Here Are the Average Prices for Boeing's 5 Major Commercial Airplanes
Boeing (NYSE: BA) is well known for its hugely popular 737, as well as its 747, first introduced in 1970, and its 787 Dreamliner. But there's also a new, 400-seat aircraft -- the 777X -- that's still on the drawing board, and it's predicted to become the biggest-selling airplane in the market after its first delivery in 2020.
Investors cheer when Boeing beats out rival Airbus for lucrative contracts as it generates more revenue and higher profits. At the Paris Air Show just last month, Boeing crushed Airbus by announcing commitments for 437 new airplanes compared to only 182 for its rival.
Big things, small packages
The big seller was the 737 MAX family of aircraft, which scored 418 commitments from buyers, mostly for the new 737 MAX 10, though Boeing also received 125 commitments for the 737 MAX 8. The rest of the commitments were for the 787 Dreamliner.
Notably absent were orders for the iconic 747, which underscores why Boeing is phasing out the aircraft.
In its latest "Current Market Outlook," which forecasts industry demand out to 2036, Boeing eliminated a separate callout for very large aircraft that previously contained the 747, choosing instead to merge it into a combined "medium/large passenger widebody" category.
Boeing says the planes aren't selling (Airbus says likewise in relation to its A380 airplane) because few carriers have the capabilities and routes to handle planes with more than 400 seats. The 747 is a 400-seat aircraft, but can be configured to cram as many as 660 passengers onto a single plane. In fact, Boeing only has 23 747s in its backlog of airplanes, the fewest of any of its aircraft, and it produces just one plane every two months. Obviously it's not committing many resources to it.
Flying into turbulence
Airbus was quoted as mocking Boeing's decision to abandon the market. "They would do that," said Airbus sales chief John Leahy, according to IndustryWeek. "The 747-8 isn't selling. We have no intention of sharing that market with them." Airbus noted it remains committed to producing very large airplanes because of growing passenger traffic and congestion on routes.
That still might be a foolish stance to take since Airbus didn't sell a single A380 last year, and Boeing doubts it will be able to sell the remaining 107 aircraft that Airbus has in its backlog. Indeed, Airbus is struggling to maintain production of the 550-seat model at one per month, and its biggest deal at Paris was for 100 A320neo (short for "new engine option") single-aisle jets.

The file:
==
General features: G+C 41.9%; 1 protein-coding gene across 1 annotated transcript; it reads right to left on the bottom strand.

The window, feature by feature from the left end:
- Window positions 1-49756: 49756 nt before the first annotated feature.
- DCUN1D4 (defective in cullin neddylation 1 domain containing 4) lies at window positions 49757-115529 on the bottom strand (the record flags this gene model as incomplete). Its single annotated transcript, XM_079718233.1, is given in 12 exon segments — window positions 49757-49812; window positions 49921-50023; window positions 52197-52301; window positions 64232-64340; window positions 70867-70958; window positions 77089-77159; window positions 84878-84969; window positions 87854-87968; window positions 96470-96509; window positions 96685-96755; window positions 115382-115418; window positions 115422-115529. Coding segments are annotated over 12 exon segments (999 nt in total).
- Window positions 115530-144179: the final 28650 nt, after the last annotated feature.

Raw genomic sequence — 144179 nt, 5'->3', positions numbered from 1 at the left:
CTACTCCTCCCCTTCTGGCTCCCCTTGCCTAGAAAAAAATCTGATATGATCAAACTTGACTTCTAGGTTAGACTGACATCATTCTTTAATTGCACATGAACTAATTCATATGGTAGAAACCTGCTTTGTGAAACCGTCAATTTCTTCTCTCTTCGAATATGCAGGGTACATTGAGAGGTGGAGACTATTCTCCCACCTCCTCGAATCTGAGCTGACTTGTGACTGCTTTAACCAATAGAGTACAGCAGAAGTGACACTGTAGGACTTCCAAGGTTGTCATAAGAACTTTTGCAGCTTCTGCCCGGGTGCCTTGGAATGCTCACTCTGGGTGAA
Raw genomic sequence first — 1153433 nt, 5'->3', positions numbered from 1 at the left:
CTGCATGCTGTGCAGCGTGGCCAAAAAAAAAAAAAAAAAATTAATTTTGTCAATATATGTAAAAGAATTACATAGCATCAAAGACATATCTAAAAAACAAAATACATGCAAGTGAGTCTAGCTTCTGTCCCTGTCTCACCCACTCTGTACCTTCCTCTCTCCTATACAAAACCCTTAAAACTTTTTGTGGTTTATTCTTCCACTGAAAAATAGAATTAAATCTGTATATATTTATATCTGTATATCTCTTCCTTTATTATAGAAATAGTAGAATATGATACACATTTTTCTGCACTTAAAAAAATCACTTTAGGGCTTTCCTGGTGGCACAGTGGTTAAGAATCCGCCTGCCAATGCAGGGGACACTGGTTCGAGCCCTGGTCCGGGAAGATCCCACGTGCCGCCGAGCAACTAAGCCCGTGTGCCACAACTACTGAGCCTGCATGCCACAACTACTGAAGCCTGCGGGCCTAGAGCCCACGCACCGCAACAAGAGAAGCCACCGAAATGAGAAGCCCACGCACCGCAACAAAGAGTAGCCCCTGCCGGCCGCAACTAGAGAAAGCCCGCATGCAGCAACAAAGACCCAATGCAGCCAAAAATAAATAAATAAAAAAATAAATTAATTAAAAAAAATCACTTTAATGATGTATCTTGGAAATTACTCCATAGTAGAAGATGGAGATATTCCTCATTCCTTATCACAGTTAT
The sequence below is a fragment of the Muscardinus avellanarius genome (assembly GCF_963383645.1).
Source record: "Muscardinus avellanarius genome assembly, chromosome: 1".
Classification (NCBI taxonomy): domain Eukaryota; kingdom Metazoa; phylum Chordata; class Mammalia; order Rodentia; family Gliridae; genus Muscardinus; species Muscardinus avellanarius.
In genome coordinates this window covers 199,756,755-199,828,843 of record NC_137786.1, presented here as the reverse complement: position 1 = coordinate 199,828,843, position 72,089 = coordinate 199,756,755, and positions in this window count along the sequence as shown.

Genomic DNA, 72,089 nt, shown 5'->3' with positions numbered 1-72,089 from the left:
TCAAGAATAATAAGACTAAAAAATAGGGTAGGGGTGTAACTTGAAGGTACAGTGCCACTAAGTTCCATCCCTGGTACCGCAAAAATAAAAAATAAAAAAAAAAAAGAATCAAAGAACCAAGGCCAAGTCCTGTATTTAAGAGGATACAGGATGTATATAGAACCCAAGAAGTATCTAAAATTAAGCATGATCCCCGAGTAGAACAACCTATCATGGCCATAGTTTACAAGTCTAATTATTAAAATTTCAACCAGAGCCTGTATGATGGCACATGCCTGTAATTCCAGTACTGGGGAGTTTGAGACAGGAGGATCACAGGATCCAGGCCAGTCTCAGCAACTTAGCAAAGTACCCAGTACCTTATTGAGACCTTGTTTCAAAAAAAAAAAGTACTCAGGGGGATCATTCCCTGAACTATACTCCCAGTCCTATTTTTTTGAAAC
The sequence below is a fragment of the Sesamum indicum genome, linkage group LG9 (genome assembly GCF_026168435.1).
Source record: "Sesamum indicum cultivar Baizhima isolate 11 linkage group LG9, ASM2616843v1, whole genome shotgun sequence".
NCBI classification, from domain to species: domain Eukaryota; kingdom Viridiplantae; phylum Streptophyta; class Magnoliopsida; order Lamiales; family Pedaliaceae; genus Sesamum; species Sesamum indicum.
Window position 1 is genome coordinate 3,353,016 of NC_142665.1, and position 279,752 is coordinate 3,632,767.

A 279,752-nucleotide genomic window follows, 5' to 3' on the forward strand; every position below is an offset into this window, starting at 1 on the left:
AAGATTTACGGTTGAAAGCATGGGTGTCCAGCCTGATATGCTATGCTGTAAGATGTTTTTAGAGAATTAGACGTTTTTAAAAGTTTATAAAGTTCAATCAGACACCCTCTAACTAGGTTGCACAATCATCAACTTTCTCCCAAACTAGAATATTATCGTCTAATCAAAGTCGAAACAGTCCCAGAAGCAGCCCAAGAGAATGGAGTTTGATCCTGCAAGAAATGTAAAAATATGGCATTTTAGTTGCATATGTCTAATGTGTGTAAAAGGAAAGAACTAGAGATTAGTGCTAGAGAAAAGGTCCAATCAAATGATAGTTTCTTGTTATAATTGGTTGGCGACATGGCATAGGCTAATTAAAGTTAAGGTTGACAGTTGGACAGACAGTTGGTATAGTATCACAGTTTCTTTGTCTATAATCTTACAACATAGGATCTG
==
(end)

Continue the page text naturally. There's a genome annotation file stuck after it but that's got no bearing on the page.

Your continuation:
That's where Boeing sees most of the market moving. In its long-range forecast, it sees single-aisle planes accounting for 72% of all aircraft deliveries in 2036, valued at $6.1 trillion.
Firing up production
Boeing plans on grabbing more than its share of that market. It's churning out 42 737s per month and has a backlog of 4,500 orders, making it the most in-demand aircraft in Boeing's fleet. Even though they're the cheapest planes Boeing produces, it makes up in volume what it gives up in price. Not surprisingly, the 747 is one of its priciest aircraft (though not the most expensive), but with few sales, it really doesn't matter what they cost.
Below are the production rates for each family of aircraft Boeing produces, its order backlog, and the average price of each family of plane.
As noted, the 737 is the cheapest of its aircraft, with the 737-700 going for just $82.4 million. The most expensive? The 777-9, which retails for $408.8 million.
The needs of the airline industry are not static, but dynamic, as can see by Boeing's outlook, which forecasts 4,200 fewer planes needed than last year's report suggested. The number of single-aisle jets needed is also lower.
One thing that doesn't change? Boeing's leadership role in delivering the latest, most technologically advanced aircraft in the market.
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Rich Duprey has no position in any stocks mentioned. The Motley Fool has no position in any of the stocks mentioned. The Motley Fool has a disclosure policy.